The Ouray Trail Group faces an uphill climb this month. The Ouray Ranger District set a Sept. 1 deadline to remove the staircase OTG erected on the west end of Box Canyon Park or face having the ORD remove the staircase and recycle it. There didn't seem to be any "ifs, ands or buts" when it came to this directive. The staircase was funded by an anonymous donor to the tune of $30,000-plus.
We reported last week that in May the acting district ranger, Sabrina Flores, was in attendance for a field trip to the staircase with City of Ouray officials, representatives of a private landowner and a county commissioner.
No members of the Ouray Trail Group, which puts in 5,000 hours a year maintaining one of the best, if not the best, local trail system in the state, was invited along on this field trip. The trip was to designed to give Flores the lay of the land and help her make a determination on the future of the staircase.
First, let me say, shame on Flores for not insisting that anyone from the OTG be in attendance for a meeting that played a critical role in the final decision. Second, city officials, hopefully, protested the glaring absence.
And third, the county commissioner in attendance should apologize. In no subsequent public forum has the commissioner offered protest to the possible removal of the staircase. Perhaps his silence is deafening because he knows he had no business being there to begin with, since the staircase didn't involve the county at that point. But he, as an outspoken advocate of the Perimeter Trail and the work the OTG does to sustain tourism and quality of life in this county, should have left that May meeting in protest over the omission of any trail group member representative.
If the USFS removes this staircase in September — and it has taken steps to bid the job already — guaranteed, the relationship between the trail group and the USFS will part paths. And it could financially ruin the trail group, which has said it expects to have to return the donor's money.
It's too bad nobody had the fortitude to put their foot down in May and insist the OTG at least be given a voice and be present at a meeting that quite possibly sealed its fate.
Smoke, smoke smoke, smoke, smoke! Look on inciweb.nwcg.gov and you'll see 13 fires burning across our state. Look out your weepy, teary eyes, though, and you can barely make out the Cimmarons for all the smoke.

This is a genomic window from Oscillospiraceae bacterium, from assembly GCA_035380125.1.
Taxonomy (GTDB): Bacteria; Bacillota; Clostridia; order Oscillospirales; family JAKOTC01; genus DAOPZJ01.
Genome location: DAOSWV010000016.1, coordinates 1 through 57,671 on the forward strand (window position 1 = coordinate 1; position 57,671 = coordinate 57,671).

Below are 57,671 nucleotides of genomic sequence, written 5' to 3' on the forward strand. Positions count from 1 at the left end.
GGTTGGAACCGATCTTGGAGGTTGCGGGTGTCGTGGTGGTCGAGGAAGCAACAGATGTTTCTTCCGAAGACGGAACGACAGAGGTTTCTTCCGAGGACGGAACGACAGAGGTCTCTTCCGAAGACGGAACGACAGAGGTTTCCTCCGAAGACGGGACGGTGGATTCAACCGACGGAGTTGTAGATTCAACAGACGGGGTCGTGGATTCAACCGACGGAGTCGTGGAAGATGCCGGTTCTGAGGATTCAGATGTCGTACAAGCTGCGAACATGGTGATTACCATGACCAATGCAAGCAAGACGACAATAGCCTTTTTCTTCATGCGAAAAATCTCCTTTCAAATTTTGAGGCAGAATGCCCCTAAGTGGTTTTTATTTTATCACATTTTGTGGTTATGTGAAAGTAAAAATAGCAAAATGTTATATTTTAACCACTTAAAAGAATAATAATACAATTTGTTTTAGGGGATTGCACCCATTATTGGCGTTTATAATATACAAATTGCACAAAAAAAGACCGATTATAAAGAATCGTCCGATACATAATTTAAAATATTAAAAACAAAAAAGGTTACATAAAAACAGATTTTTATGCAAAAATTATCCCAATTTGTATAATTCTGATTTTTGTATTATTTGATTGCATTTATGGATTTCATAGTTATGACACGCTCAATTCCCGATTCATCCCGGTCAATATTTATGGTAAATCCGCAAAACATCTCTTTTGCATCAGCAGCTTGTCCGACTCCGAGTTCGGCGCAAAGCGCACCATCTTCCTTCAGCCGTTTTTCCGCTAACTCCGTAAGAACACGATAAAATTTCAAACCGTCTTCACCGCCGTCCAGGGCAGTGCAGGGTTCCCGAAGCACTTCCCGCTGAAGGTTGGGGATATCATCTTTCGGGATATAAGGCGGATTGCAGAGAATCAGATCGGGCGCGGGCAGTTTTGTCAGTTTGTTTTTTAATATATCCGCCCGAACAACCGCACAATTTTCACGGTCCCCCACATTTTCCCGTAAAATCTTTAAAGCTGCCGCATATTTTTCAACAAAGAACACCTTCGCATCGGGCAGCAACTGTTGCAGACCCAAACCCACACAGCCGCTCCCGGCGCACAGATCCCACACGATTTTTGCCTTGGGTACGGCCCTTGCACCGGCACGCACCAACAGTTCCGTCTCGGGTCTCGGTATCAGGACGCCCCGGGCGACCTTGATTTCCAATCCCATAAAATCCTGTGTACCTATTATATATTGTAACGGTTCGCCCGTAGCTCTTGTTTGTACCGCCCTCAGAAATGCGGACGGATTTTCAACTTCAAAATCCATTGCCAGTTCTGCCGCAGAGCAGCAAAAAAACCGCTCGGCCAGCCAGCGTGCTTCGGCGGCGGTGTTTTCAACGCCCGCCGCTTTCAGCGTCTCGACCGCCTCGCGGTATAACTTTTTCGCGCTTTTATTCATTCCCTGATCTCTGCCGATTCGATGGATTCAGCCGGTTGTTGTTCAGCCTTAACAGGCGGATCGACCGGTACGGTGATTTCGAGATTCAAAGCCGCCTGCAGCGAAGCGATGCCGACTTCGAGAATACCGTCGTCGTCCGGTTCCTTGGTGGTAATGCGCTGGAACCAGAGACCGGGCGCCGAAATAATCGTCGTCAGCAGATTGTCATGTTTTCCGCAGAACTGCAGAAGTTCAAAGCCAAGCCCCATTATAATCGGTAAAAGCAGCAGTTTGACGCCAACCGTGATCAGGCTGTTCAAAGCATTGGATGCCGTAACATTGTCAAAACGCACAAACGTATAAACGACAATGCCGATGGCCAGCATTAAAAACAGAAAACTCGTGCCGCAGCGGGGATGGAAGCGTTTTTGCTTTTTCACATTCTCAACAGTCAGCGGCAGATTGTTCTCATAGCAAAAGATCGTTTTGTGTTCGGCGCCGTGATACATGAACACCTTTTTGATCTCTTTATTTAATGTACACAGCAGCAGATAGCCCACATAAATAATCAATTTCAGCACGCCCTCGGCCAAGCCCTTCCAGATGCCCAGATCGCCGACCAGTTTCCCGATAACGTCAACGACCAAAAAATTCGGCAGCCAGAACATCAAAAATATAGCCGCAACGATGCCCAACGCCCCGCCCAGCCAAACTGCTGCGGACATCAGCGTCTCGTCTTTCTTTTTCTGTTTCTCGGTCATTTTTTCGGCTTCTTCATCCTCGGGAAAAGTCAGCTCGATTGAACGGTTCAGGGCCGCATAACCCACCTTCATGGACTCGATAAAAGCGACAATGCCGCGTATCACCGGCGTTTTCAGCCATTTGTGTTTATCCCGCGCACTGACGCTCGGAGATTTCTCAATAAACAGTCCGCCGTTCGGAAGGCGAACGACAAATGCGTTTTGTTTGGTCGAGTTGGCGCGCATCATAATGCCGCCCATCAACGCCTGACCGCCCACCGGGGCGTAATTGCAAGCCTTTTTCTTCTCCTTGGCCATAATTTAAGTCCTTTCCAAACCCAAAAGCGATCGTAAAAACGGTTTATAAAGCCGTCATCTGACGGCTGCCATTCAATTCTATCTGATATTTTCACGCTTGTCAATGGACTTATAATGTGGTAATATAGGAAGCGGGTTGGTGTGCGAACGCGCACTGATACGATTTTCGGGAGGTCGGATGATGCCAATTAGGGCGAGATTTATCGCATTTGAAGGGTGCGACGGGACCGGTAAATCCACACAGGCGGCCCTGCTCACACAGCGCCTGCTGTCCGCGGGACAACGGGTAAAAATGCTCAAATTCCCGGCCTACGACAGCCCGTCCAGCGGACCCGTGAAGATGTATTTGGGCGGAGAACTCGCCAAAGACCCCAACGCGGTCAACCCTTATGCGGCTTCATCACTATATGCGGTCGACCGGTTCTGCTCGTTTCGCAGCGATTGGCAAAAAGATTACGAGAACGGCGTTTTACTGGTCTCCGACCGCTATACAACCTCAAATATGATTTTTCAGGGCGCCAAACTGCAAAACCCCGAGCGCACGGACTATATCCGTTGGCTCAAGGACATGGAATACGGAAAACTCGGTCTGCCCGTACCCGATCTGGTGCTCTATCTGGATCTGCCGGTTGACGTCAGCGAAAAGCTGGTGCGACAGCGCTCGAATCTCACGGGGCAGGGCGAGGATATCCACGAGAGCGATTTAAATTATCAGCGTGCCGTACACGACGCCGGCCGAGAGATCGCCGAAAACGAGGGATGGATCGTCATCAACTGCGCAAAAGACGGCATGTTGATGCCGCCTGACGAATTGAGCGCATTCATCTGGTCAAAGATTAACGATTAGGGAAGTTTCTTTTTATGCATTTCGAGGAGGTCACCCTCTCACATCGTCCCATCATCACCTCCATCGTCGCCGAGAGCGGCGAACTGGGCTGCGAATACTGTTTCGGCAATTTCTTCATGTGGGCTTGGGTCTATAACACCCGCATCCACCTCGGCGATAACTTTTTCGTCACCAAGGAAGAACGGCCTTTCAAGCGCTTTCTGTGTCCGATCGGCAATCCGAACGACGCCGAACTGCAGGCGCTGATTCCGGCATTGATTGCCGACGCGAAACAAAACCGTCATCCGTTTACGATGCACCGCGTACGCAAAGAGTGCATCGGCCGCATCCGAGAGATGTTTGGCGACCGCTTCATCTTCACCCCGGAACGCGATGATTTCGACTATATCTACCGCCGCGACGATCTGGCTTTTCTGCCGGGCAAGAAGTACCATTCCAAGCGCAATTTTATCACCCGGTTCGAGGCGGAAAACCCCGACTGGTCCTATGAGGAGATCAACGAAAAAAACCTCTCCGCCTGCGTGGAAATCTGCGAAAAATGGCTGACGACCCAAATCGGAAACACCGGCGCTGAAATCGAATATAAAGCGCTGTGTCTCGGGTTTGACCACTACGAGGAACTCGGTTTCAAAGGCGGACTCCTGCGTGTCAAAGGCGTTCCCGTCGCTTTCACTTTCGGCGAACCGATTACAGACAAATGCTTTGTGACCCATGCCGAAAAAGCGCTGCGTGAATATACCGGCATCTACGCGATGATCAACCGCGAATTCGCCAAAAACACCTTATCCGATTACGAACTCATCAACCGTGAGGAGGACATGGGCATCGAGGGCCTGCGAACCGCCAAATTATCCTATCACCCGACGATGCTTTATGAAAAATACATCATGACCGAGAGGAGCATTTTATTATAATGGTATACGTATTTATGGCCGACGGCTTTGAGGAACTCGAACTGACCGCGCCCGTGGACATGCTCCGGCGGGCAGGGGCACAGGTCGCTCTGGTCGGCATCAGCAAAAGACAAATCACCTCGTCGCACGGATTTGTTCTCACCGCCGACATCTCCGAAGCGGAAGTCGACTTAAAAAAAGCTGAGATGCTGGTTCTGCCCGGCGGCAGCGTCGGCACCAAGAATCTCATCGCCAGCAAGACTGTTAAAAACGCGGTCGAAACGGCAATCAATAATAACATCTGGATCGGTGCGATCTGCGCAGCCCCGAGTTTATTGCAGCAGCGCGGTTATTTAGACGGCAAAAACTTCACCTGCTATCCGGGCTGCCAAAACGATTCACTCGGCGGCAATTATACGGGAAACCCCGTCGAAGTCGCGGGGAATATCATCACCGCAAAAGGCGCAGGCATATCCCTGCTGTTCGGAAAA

To quote Tony Soprano, "What’re ya gonna do?"
Tell firefighter jokes, that's what. If anyone needs a laugh these days, it's got to be the women and men who are rushing to every smoldering pile these days.
A dazed and confused second homeowner called the Ridgway Fire Department. "Come quick, come quick," he said. "I think there's a fire by my cabin."
The dispatcher said, "Ok, calm down. Now just tell us how to get there."
The second homeowner said, "Oh, don't you guys have that big red truck anymore?"
One day in dense, forested trees between Ouray and Ridgway, the Ouray and Ridgway fire departments were fighting a horrific blaze. It wasn't long before a strong wind whipped up and fueled the fire, which engulfed a Mercedes Benz.
The owner of the luxury car rushed to the fire chiefs and said his briefcase with company secrets was in that car, and he'd give whichever fire department that rescued the case a $50,000 reward.
Buoyed by this extra incentive, both departments fought and fought and fought the blaze to get to that car.
But the wind whipped harder and the blaze grew. The owner of the car, now in complete panic, upped the offer to $100,000.
Valiantly, the Ouray and Ridgway fire departments fought the flames, but couldn't get close.
Just then, the Log Hill Fire Department truck came screaming down Log Hill, going 90 miles per hour, and raced right into the flames. Its firefighters, surrounded by an inferno, jumped out of the truck and fought with an effort never seen before and rescued the briefcase, with company secrets intact.
The owner of the Mercedes, overjoyed and amazed, paid the Log Hill firefighters double the handsome sum and asked what they intended to do with all that money.
The firetruck driver shook the man's hand, looked him in the eye and said, "The first thing we're going to do is fix the dang brakes on that truck."
Alan Todd is co-publisher of the Ouray County Plaindealer. He can be reached at email@example.com.